National Education Association kicks off NEA’s Degrees Not Debt Week of Action

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High cost of college may keep students from pursuing higher education and prevent potential teachers from entering the classroom

NEA Student Program Members at FAMU rally for NEA's Degrees Not Debt campaign

“It’s time for students of all majors to come together and tell Congress and their state legislatures to provide real solutions." -NEA Student Program Chair Chelsey Herrig

Between November 10th and 18th, as part of NEA’s Degrees Not Debt Week of Action, National Education Association (NEA) members from Alabama to Arizona will be hosting campus-based and community events to spread the word about the crisis of student loan debt in the United States and provide much-needed resources on how to reduce or eliminate it.

It’s all part of NEA’s Degrees Not Debt campaign, which has the support of tens of thousands of educators and students who believe that there are solutions to the debt crisis and that those solutions include income-driven loan repayment programs, as well as loan-forgiveness programs for educators.

Today, NEA released a new video to help borrowers learn about options to reduce their student loan debt payments and determine if they’re eligible for loan forgiveness programs. Meanwhile, NEA members have more than 30 public events scheduled during the Week of Action, including at Roosevelt University in Chicago, University of Texas Rio Grande, University of Alabama at Birmingham, University of Arizona at Tempe, and the University of the District of Columbia. NEA members will be talking to students and members of the community about ways they can reduce their monthly college loan payments and lobby lawmakers to act to make college more affordable.

The facts are staggering: Americans currently owe $1.2 trillion in student debt; seven in 10 college seniors who graduated last year had student loan debt; and, the average debt was $29,400 per borrower.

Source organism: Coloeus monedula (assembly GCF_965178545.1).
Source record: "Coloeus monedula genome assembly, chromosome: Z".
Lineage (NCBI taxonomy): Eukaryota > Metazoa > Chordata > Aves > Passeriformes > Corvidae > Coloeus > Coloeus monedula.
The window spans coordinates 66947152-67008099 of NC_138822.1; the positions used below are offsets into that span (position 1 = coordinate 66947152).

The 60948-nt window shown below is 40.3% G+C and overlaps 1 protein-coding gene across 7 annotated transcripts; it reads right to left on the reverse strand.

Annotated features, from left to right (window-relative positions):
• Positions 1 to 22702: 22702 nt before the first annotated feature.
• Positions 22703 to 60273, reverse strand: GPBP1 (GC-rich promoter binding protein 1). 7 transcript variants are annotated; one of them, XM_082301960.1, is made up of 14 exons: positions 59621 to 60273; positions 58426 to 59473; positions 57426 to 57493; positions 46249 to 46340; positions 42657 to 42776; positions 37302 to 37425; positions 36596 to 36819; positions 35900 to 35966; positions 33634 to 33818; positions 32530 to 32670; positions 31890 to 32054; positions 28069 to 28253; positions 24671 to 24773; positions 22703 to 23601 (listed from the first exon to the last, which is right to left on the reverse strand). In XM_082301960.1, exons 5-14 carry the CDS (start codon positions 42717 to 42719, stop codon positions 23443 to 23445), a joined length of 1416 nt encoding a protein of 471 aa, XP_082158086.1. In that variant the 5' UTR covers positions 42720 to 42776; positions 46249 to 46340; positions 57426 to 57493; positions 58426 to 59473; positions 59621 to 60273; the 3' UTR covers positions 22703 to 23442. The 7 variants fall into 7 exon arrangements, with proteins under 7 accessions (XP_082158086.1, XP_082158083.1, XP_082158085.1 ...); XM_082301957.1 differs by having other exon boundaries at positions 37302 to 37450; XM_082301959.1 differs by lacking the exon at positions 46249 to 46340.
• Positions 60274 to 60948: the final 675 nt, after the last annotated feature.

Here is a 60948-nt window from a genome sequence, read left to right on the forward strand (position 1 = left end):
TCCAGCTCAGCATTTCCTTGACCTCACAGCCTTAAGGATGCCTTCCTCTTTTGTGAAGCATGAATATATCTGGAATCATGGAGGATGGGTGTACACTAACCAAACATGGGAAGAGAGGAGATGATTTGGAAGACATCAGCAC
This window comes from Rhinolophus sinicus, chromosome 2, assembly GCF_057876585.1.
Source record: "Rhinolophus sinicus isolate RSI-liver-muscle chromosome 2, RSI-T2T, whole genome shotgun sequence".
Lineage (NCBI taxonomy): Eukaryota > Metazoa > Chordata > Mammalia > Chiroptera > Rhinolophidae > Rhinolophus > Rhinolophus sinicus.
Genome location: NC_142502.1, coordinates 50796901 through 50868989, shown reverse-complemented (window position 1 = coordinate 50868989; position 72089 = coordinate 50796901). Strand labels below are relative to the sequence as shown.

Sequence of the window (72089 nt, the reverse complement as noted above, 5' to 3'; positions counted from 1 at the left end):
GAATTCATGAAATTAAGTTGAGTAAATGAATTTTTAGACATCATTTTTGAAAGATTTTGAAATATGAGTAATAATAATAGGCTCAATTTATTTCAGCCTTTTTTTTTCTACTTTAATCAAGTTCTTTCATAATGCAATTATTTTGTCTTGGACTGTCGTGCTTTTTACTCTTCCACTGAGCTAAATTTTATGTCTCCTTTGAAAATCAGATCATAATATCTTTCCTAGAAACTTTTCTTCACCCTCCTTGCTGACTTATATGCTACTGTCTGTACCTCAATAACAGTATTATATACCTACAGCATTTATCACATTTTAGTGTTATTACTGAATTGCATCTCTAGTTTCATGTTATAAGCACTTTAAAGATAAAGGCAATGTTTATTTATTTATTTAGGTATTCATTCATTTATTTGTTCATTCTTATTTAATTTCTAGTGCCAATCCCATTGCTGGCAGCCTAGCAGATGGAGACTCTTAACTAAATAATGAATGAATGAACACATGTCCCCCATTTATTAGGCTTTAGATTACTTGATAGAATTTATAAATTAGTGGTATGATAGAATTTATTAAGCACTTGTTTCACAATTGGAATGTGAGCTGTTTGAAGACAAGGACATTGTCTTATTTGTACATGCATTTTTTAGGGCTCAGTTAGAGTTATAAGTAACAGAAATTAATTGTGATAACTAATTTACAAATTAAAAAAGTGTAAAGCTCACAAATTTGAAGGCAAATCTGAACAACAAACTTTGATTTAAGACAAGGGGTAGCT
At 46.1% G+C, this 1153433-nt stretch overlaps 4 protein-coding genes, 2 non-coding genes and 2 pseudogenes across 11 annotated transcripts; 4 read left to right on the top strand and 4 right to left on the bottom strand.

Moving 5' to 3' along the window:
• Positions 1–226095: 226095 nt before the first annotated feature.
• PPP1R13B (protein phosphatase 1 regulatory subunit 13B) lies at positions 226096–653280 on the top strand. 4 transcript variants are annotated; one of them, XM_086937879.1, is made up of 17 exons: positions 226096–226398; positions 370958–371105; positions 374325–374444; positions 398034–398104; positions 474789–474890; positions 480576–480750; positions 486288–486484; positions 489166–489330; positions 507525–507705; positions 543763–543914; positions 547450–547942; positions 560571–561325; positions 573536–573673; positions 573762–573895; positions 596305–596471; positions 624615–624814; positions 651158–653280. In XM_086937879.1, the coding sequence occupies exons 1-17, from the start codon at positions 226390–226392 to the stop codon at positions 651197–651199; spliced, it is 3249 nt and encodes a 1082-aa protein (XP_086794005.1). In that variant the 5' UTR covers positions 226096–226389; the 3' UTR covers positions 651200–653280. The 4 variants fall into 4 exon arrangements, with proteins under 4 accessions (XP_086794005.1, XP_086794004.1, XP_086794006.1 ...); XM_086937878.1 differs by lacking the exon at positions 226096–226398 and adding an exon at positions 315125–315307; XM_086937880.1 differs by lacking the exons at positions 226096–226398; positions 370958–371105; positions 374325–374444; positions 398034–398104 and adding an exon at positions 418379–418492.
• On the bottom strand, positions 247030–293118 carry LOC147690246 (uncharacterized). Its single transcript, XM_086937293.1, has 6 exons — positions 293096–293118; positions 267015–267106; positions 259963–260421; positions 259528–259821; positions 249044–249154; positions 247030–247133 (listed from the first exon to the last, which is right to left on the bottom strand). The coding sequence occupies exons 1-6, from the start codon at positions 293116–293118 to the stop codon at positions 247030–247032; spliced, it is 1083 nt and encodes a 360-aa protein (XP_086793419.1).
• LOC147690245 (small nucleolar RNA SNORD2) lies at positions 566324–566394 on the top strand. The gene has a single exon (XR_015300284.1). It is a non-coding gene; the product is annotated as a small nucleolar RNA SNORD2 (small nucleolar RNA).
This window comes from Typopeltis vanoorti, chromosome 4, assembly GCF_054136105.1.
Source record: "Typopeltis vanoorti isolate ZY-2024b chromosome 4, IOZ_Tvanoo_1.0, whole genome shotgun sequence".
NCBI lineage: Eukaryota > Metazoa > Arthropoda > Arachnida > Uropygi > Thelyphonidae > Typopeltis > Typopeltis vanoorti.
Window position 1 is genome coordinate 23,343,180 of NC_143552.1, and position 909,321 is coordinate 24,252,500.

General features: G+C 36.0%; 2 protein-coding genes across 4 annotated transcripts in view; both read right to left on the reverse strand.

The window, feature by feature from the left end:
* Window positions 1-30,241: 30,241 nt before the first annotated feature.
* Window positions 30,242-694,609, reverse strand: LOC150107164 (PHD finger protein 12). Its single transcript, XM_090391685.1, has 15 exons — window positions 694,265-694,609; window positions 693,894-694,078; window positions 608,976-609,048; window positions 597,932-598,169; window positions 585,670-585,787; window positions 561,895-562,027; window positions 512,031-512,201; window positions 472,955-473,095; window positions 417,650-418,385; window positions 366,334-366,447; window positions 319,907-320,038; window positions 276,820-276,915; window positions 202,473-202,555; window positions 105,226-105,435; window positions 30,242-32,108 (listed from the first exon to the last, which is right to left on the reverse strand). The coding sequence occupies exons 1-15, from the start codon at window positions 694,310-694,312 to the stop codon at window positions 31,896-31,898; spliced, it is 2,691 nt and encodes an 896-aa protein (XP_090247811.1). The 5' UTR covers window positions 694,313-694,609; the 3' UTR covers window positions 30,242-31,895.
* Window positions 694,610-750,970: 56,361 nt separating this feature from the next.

“NEA’s student members have sounded the alarm for us, as college is so much more expensive than when I attended,” said NEA President Lily Eskelsen García. “We’re seeing new educators with over $50,000 in student loan debt—way more than their first year’s salary as a teacher and much higher of a payment than they can afford to pay. So we’re standing beside all college students and helping them fight for more affordable solutions, such as the ability to refinance their debt, and connecting them to resources they may not know about, such as loan forgiveness programs.”

Student loan debt isn't just a burden—it has become a barrier to the American Dream. NEA believes that there are solutions to the college affordability crisis. NEA’s Degrees Not Debt campaign and thousands of pledge-takers are calling on Congress to:

  •     Increase need-based federal aid, like Pell Grants.
  •     Allow borrowers to refinance their loan interest rates in the same way that homeowners can refinance their mortgages.
  •     Expand loan forgiveness programs, especially for people working in public service careers like education.

“Members of the NEA Student Program want to be the next generation of great educators but they are overwhelmed by the huge amount of student loan debt they are facing,” said NEA Student Program Chair Chelsey Herrig. “It’s time for students of all majors to come together and tell Congress and their state legislatures to provide real solutions. That means more funding for higher education programs to keep tuitions down and the ability to refinance, as nobody should be forced to change their path because of high student debt.”

“Let’s challenge our new Congress to act to allow students to refinance their debt. It’s a bipartisan issue that everyone can get behind. And they must act, because student loan debt is threatening the next generation of public servants, our economy and our future as a country,” said Eskelsen García.

Follow NEA at twitter.com/neamedia. Join the discussion online using #DegreesNotDebt.

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The National Education Association is the nation's largest professional employee organization, representing nearly 3 million elementary and secondary teachers, higher education faculty, education support professionals, school administrators, retired educators and students preparing to become teachers.

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Sara Robertson
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